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Year : 2001  |  Volume : 55  |  Issue : 2  |  Page : 83-86

Ginger, fat and fibrinolysis

Department of Medicine and Indigenous Drug Research Centre, R.N.T. Medical College, Udaipur-313 001,

Correspondence Address:
S K Verma
Department of Medicine and Indigenous Drug Research Centre, R.N.T. Medical College, Udaipur-313 001

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Source of Support: None, Conflict of Interest: None

PMID: 11482162

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How to cite this article:
Verma S K, Bordia A. Ginger, fat and fibrinolysis. Indian J Med Sci 2001;55:83-6

How to cite this URL:
Verma S K, Bordia A. Ginger, fat and fibrinolysis. Indian J Med Sci [serial online] 2001 [cited 2016 May 27];55:83-6. Available from:

Ginger (Zingiber officinale) is a popular food spice, and is used as a medicine to treat various ailments from time immemorial in different parts of the world.[1] It occupies an important place in Ayurvedic and Graeco-Arabic systems of medicine where it is commonly used as carminative, digestive and to treat chronic rheumatism and gout.[2] It is customary in India to add ginger in the diet rich in fat. It is reported to contain antihistaminic and antioxidant factors.[3]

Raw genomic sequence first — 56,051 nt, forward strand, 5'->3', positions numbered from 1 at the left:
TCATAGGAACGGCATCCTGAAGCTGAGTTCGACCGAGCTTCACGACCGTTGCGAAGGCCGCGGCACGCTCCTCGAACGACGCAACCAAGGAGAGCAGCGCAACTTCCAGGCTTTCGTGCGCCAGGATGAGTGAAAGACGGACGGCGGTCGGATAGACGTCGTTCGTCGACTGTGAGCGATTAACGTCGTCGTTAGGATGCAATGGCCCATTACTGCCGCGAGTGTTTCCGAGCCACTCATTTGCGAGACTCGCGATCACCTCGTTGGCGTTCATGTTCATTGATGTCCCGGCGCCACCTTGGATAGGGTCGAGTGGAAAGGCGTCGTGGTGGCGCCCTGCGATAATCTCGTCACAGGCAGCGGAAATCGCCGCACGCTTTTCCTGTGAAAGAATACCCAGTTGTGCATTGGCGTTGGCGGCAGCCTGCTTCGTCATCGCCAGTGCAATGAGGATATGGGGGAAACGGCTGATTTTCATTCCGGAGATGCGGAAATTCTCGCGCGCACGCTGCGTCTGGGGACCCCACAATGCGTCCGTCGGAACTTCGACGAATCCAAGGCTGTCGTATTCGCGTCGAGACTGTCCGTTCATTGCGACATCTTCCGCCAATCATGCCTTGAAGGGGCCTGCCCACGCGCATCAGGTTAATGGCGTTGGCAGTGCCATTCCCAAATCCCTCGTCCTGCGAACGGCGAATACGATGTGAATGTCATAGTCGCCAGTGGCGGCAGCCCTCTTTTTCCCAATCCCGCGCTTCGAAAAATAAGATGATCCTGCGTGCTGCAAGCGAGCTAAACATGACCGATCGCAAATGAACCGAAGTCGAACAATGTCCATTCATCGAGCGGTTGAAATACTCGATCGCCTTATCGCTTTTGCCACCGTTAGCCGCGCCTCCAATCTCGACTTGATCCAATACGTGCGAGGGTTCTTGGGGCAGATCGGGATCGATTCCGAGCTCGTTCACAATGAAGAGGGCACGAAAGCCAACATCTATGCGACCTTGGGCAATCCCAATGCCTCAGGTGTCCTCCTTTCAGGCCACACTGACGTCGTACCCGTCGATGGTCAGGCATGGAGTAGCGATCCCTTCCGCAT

Earlier, it has been reported that dietary condiments and spices such as garlic, onion and asafoetida neutralize fat induced alteration in blood lipids, platelet functions and fibrinolysis.[4],[5],[6] Ginger has also been evaluated regarding its effect on blood lipids [7],[8] and platelet aggregation[9] both in healthy individuals[8] and patients of coronary artery disease,[7] However, its effect on fibrinolytic activity has not been studied. The present study therefore, was envisaged to observe the effect of ginger on fibrinolytic activity (FA) modified by high fat diet in healthy individuals.